China can't pay US' bills

10:37, May 09, 2011      

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The revaluation of the yuan will surely be the hottest topic at the Sino-US Strategic and Economic Dialogue (S&ED), Ma Xiaoye, a senior expert with China Foundation for International & Strategic Studies, said recently. "The US will not stop pressuring China on the yuan as long as its trade deficit (with China) and high unemployment rate continues."

A few days before the third S&ED, US Treasury Secretary Timothy Geithner repeated that the "yuan is undervalued" and asked China to adjust the exchange rate at a faster pace in order to correct the problem. His remarks echo US Senator Charles Schumer, who said he was "dissatisfied" with China's failure to promise a faster revaluation of the yuan during his recent visit to the country.

The truth is Washington's "economic structure and policy are responsible for creating the problems", Ma said. "How can the US count on a foreign currency to solve them?"

Zhang Yansheng, director of and professor at the Institute for Foreign Economics, affiliated to the National Development and Reform Commission, voiced a similar opinion: "The US wants China to pay its economic bills by raising the value of the yuan. This is preposterous."

Having suffered heavy losses during the global financial crisis, the United States has decided to boost its exports and revive its manufacturing sector. Zhang and Ma both said this was a good move, because manufacturing industries are relatively stable and can create more jobs than other industries. But the US can realize this objective only by adjusting its domestic industrial structure, not by pressing China to revaluate the yuan.

The "inner trade" that multinationals indulge in grabbed the lion's share of the trade surplus in China's name. Chinese enterprises have not gained much, Zhang said.

A faster revaluation of the yuan will not help reduce the US trade deficit substantially. Nor will it boost the US manufacturing sector. "Even if the yuan rises appreciably against the dollar it cannot save IBM, Siemens or other Western companies," Zhang said. "The US should take responsibility for its own policies, instead of asking China to pay for it."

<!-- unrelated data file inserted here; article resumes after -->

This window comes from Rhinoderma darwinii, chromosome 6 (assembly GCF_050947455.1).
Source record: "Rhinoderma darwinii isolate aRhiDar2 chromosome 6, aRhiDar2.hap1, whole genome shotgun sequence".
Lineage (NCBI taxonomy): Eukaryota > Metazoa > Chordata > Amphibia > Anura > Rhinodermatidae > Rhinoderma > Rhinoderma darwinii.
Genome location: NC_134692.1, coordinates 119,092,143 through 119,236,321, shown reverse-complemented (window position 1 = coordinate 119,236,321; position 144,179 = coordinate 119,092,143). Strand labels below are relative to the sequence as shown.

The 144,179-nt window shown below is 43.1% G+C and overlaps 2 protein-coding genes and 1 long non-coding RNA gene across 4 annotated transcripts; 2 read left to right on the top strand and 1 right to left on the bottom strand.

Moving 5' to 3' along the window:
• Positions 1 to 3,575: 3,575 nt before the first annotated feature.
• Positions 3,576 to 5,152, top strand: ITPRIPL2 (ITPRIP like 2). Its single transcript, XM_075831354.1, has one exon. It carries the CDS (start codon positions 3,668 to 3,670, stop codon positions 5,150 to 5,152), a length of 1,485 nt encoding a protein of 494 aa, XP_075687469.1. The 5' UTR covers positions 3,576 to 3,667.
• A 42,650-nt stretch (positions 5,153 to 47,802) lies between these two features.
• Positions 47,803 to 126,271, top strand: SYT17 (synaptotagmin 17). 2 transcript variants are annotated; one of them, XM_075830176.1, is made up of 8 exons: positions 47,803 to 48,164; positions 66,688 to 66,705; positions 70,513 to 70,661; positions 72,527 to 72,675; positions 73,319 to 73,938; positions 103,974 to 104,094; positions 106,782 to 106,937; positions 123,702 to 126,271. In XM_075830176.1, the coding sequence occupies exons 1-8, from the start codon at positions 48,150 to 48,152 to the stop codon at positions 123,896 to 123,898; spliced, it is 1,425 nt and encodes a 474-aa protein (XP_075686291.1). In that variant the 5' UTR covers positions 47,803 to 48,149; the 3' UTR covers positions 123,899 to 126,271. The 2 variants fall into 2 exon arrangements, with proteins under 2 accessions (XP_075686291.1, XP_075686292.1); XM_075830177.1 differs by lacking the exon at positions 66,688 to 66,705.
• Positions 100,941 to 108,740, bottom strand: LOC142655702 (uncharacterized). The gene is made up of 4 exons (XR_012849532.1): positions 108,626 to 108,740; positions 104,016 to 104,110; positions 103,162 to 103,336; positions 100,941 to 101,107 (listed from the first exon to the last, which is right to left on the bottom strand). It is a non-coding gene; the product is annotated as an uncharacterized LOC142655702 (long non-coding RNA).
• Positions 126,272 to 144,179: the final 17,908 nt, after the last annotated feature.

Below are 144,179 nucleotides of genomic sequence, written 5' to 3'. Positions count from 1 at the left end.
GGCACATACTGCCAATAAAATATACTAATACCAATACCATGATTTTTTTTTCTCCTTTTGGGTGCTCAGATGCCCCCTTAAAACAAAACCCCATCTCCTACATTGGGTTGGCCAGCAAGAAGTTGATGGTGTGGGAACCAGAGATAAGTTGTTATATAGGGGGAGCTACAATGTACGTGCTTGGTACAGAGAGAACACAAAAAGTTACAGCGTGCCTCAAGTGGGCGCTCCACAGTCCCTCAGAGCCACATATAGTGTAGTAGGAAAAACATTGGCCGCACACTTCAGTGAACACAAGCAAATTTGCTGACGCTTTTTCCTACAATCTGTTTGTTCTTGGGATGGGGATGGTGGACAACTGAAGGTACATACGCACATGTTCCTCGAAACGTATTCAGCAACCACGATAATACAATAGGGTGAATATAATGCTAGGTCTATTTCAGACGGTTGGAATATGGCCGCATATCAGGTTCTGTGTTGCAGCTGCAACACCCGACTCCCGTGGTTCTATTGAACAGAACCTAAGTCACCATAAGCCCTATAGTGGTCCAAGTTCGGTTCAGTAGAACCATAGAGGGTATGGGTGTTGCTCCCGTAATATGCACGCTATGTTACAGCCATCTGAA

Some experts have said that a faster revaluation of the yuan could ease inflation. But Ma said that would be the case only if the flow of hot money into the country can be controlled. The yuan has already risen against the dollar from 6.82 last year to about 6.5, but China's consumer price index (CPI) in April was still as high as 5.2 percent.

The problem is that the US' quantitative easing (QE) policy is still pushing huge amounts of hot money into emerging economies. Zhang said the US creates some bubbles "every time it implements a new QE policy".

On Nov 22, 2010, weeks after the US Federal Reserve announced a QE policy, US-based National Association for Business Economists published a survey in which 51 economists raised concerns over inflation. China is still suffering from the consequences as the high CPI shows, and needs time to recover, Ma said.

With unemployment rate as high as 4.1 percent, and high pressure from the slack money market, raising the yuan's exchange rate could create more difficulties for Chinese enterprises, Ma said. It could even increase the unemployment figure. And we should be especially careful about the outcome of the ongoing social reforms.

The right thing for China to do is to make an "independent decision after analysing the external pressure and internal conditions minutely", Ma said. After all, the exchange rate is an important policy tool of the State to exercise macro-control over the economy and its consequences would be mostly felt within the country. The US has to find its own solutions to the problems it has created, instead of relying on a faster revaluation of the yuan.

Source: China Daily
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